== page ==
What is our Relationship to God?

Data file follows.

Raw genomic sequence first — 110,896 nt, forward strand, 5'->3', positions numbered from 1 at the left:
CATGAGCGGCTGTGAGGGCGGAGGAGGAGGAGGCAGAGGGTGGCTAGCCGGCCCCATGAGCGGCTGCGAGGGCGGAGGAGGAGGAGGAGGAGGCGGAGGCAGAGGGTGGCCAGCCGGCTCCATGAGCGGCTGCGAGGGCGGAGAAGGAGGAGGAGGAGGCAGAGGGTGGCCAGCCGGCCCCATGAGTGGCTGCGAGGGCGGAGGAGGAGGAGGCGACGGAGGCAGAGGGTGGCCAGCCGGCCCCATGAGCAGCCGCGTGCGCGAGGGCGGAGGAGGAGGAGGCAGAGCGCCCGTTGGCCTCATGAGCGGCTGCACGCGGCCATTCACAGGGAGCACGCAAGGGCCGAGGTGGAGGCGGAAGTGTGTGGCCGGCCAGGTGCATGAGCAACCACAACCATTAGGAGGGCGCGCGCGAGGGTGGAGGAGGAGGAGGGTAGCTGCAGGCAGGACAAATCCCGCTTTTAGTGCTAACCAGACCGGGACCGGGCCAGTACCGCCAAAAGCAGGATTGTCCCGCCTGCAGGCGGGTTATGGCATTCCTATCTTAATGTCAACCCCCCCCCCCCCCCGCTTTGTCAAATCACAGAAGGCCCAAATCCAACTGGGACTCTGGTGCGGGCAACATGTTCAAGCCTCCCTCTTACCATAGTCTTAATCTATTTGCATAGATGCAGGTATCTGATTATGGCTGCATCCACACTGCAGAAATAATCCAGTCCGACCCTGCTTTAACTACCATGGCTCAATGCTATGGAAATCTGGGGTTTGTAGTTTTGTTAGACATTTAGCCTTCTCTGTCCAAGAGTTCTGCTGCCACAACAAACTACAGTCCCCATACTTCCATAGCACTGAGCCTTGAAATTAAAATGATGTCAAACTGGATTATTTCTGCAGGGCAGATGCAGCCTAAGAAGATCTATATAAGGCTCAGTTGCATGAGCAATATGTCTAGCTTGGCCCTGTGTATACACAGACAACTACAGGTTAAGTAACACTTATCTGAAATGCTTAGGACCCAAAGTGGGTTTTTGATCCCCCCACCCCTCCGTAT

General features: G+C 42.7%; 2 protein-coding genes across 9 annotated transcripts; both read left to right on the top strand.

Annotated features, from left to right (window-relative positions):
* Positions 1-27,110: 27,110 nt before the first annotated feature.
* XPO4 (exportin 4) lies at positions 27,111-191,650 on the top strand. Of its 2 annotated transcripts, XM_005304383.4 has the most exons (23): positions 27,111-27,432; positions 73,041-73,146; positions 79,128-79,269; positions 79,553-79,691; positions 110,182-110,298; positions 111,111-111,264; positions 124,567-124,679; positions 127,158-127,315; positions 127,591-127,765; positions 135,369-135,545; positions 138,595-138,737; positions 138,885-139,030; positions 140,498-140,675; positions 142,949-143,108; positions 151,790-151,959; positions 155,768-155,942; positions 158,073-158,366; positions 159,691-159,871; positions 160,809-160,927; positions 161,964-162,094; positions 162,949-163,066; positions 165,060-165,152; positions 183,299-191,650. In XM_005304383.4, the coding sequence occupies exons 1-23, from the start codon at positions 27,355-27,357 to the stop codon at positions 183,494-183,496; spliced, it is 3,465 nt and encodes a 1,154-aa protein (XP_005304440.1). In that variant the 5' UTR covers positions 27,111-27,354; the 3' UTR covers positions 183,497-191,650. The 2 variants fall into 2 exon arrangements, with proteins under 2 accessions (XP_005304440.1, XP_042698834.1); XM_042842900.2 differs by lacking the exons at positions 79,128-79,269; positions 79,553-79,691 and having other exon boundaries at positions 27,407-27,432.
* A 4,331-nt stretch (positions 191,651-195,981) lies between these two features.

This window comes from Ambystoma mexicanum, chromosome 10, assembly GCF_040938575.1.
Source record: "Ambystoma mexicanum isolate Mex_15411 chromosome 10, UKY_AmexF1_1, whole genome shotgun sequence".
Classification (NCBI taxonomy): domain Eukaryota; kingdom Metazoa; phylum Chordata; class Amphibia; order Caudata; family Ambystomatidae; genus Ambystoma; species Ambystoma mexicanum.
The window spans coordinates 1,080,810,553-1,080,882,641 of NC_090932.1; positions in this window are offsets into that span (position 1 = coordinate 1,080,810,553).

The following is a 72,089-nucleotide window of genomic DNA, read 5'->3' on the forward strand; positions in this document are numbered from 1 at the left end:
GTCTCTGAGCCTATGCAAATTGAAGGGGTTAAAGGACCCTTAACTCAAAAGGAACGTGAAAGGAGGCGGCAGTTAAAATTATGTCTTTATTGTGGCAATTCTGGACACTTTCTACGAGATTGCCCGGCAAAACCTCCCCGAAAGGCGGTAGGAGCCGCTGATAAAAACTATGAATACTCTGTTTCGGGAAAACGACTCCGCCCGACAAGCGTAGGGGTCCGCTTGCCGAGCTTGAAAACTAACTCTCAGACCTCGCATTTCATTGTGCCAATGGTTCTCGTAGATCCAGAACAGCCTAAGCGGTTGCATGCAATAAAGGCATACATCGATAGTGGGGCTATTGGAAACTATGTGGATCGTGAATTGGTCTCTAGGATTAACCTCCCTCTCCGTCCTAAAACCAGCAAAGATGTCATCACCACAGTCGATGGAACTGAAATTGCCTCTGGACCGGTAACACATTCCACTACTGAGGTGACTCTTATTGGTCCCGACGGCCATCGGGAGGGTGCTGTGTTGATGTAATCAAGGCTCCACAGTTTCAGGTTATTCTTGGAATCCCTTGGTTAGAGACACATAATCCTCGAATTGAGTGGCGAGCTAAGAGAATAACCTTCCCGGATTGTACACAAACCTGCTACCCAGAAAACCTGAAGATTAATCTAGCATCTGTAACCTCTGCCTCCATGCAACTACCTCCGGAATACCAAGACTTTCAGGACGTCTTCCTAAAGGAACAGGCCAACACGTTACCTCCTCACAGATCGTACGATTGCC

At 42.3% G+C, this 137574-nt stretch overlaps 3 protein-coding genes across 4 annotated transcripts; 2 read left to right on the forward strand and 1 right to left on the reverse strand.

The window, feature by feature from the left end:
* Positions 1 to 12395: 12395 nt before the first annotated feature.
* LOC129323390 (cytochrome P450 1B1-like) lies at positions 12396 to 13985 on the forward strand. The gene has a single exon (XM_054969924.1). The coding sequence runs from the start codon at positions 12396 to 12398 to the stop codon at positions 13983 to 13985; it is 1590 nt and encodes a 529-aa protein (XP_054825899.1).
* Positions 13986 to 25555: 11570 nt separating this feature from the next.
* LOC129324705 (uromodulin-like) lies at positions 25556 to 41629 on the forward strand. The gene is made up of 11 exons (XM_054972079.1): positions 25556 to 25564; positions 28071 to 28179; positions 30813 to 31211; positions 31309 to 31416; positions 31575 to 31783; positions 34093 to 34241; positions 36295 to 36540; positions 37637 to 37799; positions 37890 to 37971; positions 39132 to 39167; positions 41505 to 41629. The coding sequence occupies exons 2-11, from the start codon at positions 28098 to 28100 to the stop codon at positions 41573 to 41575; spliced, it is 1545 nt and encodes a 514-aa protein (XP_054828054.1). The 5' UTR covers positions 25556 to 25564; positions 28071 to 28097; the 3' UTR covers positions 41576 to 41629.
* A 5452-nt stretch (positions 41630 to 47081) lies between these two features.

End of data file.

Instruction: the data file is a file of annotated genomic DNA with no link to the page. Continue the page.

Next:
Dear Adrien, God Bless your beautiful heart and thank you for your concern. We know this is a very hard subject for many Christians because of what they have been taught or failed to be taught concerning Heaven and Hell and 2 Cor. 5:6,8. We offer the following to help clarify the matter: 2 Cor. 5:6, 8, "to be absent from the body and to be present with the Lord", was the inspired desire of the Apostle, which could be realized only in resurrection. Resurrection (and not death) is the subject of the whole context. These words are generally misquoted "Absent from the body, present with the Lord", as though it said that when we are absent from the body we are present with the Lord. But no such sentence can be found. No less than nine words are deliberately omitted from the context when the quotation is thus popularly made. The omission of these words creates quite a new sense, and puts the verse out of all harmony with the context; the object of which is to show that we cannot be "present with the Lord" except by being clothed upon with our Resurrection body our "house which is from heaven". We might with equal justice quote the words "hang all the law and the prophets", and leave out "on these two commandments" (Matt. 22:40); or say "there is no God" and leave out "The fool hath said in his heart" (Psalm 53:l), or say "Ye shall not drink wine", and leave out "Ye have planted pleasant vineyards, but (ye shall not drink wine) of them" (Amos. 5:l1); or talk about "the restitution of all things" and leave out "which God hath spoken by the mouth of all his holy prophets" (Acts 3:21). All these partial quotations are correct so far as the Text is concerned, but what about the Context? The context is, "We are confident, I say, and willing rather to be absent from the body, and to be present with the Lord" (v. 8). By omitting the words printed in italics the sense is entirely changed. Being "at home in the body" in both verses is explained, in verse 3 as being in "this tabernacle", which, in v. 1, is called "our earthly house of this tabernacle"; and being "present (or at home with) the Lord" is explained in verse 2 as being "clothed upon with our house which is from heaven". The Apostle distinctly says, on the one hand, that he did not wish to die (v. 4, "not that we would be unclothed"); and on the other hand, he was not merely "willing rather" but "earnestly desiring to be clothed upon" (v. 2). It is true that some years later he did say "to die is gain"; but as we have seen above, the circumstances were very different, for he was then in prison. This brings us to the expression of Paul's desire in Phil. 1:23. The desire of the Apostle was not "to depart" himself, by dying; but his desire was for the return of Christ; the verb rendered "depart" being used elsewhere in the New Testament only in Luke 12:36, where it is rendered "return": "when he shall RETURN from the wedding". May we not fairly ask, Why are we not to translate it in the same way in Phil. 1:23? The preposition (ana) again, when compounded with the verb (luo) to loosen, means to loosen back again to the place from whence the original departure was made, not to set out to a new place; hence, (analuo) means to loosen back again or to return, and it is so rendered in the only other place where it occurs in the New Testament, Luke 12:36: "when he shall RETURN from the wedding". It does NOT mean to depart, in the sense of setting off from the place where one is, but to return to the place that one has left. The noun (analusis) occurs in 2 Tim. 4:6, and has the same meaning, returning or dissolution, i.e. the body returning to dust as it was, and the spirit returning to God Who gave it. The verb does not occur in the Greek translation of the Canonical books of the Old Testament, but it does occur in the Apocryphal books which, though of no authority in the establishment of doctrine, are invaluable, as to the use and meaning of words. In these books this word always means to return, and is generally so translated. But there is another fact with regard to Phil. 1:23. The English verb depart occurs 130 times in the New Testament; and is used as the rendering of 22 different Greek words. But this one verb (analuo) occurs only twice, and is rendered depart only once; the other occurrence being rendered return, and used by the Lord Himself of His own return from heaven. We must also further note that it is not the simple infinitive of the verb to return. It is a combination of three words: the preposition (eis) unto, and the definite article (to) the, with the aorist inference (analusai), to return; so that the verb must be translated as a noun -- "having a strong desire unto THE RETURN"; i.e. of Christ, as in Luke 12:36. These words must be interpreted by the context, and from this it is clear that the Apostle's whole argument is that the Gospel might be furthered (v. 12); and that Christ might be magnified (v. 20). To this end he cared not whether he lived or died; for, he says, "to me, living (is) Christ, and dying (would be) gain. But if living in the flesh (would be Christ), this (dying) for me, (would be) the fruit of (my) labour. Yet, what I shall choose I wot not, for I am being PRESSED OUT OF these two [i.e. living or dying (vv. 20, 21), by a third thing (v. 23), viz.], having a strong desire unto The RETURN (i.e. of Christ), and to be with Christ, which is a far, far better thing". (The word (ek) occurs 857 times, and is never once translated "betwixt" except in this place. It is translated "out of" 165 times). Paul's imprisonment had made many brethren "more abundantly bold" (v. 12 R.V.) to preach the gospel. His death might produce still more abundant fruit of his labor; for these brethren were the fruit of his labor (v. 11; 4:17. Romans 1:13). Christ would thus be magnified in his body whether Paul lived or died. That was why he did not know what to choose of these three things: Living would be good; for he could himself preach Christ. Dying might be even better, and further the preaching of Christ more abundantly, judging by the result of his imprisonment. But there was a third thing, which was far, far better than either; and that was the return of Christ, which he so earnestly desired. It is for the Traditionalists to show how they deal with these facts. It is not sufficient to say they do not believe in this our understanding of these passages: they must show how they dispose of our evidence, and must produce their own in support of their own conclusions. Here we have four passages which seem to be opposed to those we have quoted from the Old Testament. Both cannot be true. We must either explain away the Old Testament passages, or we must see whether these four passages admit of other renderings, which remove their apparent opposition. We have suggested these other renderings, based on ample evidence; which, not only deprive them of such opposition, but show that their teaching is in exact accordance with those other passages. Please read the research paper that is free to download that deals completely with this subject. Please download this free eBook and then just click to open and read on screen, it can also be printed. The address to download the teaching is Lazarus.exe the file is about 2MB and only runs on Windows. We would like any feedback as to how we could improve the teaching or any Scriptures we did not handle and you think should be included. So far no one, individual or institution has found fault in our research. Also: